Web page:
The initial building intention for the Uffizi Gallery was to accommodate the offices (Uffizi) of the Florentine magistrates; the top floor was made into a gallery.
It was built by Giorgio Vasari, who was one of the leading painters and artists in the world at the time of its construction.
Vasari's intention for the Uffizi Gallery was for it to be placed adjacent to the Medici Palace and to be extended all the way to the Arno river, over the Ponte Vecchio bridge.
The architectural design of the gallery consists of a large three-story U-shaped building, as well as an enclosed passageway that's commonly known as Vasarian Corridor. The passage connects the Uffizi building with the Pitti Palace that's located on the other side of the Arno river.
The Uffizi Gallery's permanent exhibition spans across a total floor area of around 139,000 square feet; which is cleverly divided into various sections that are suitable for the chronology of the art featured in the gallery.
Inside the Uffizi Gallery, you'll also find a library, a shop and even a restaurant that can be enjoyed as part of a lavish visit to the elusive gallery.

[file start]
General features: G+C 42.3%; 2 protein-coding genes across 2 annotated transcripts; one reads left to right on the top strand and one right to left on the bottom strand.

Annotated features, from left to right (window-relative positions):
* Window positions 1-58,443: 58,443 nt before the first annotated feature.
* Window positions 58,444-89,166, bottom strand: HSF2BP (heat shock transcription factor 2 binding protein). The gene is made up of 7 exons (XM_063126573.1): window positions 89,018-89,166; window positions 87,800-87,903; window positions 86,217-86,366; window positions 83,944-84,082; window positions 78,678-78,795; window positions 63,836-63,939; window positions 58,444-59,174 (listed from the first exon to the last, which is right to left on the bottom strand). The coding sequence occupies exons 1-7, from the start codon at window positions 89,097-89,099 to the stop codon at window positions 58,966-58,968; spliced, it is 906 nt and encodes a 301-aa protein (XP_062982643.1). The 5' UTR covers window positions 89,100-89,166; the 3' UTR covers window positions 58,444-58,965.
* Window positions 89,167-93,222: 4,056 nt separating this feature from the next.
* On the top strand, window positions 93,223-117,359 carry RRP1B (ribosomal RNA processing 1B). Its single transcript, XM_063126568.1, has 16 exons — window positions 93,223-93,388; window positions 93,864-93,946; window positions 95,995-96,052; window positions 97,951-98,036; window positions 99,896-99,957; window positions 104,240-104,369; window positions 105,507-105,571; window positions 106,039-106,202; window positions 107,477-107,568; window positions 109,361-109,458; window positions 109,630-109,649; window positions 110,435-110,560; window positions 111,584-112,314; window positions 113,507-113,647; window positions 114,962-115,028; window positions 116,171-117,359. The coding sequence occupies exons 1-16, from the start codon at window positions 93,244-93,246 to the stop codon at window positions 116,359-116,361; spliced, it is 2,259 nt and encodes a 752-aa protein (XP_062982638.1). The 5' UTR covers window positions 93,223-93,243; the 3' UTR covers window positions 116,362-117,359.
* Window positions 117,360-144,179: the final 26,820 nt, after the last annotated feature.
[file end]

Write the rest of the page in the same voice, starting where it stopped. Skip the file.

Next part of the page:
Also known as the Octagonal Platform, the Tribuna of the Uffizi is an octagonal room that resides inside the gallery.
Built in 1584 by Buontalenti, the special structure boasts some of the most antiques and paintings from the Renaissance period, all the way to the present day. In the middle of the room of the Tribuna of the Uffizi, sits an octagonal table that has been preserved since 1589.
The gallery is also consists of two wings which are separated by a narrow courtyard walkway. Through this walkway, you'll be able to see that every other column of the outdoor hallway is made up of a statue from the likes of Botticelli and Michelangelo.
The sculptures on the exterior of the Uffizi Gallery are just as, if not more so, impressive as the ones housed inside the gallery.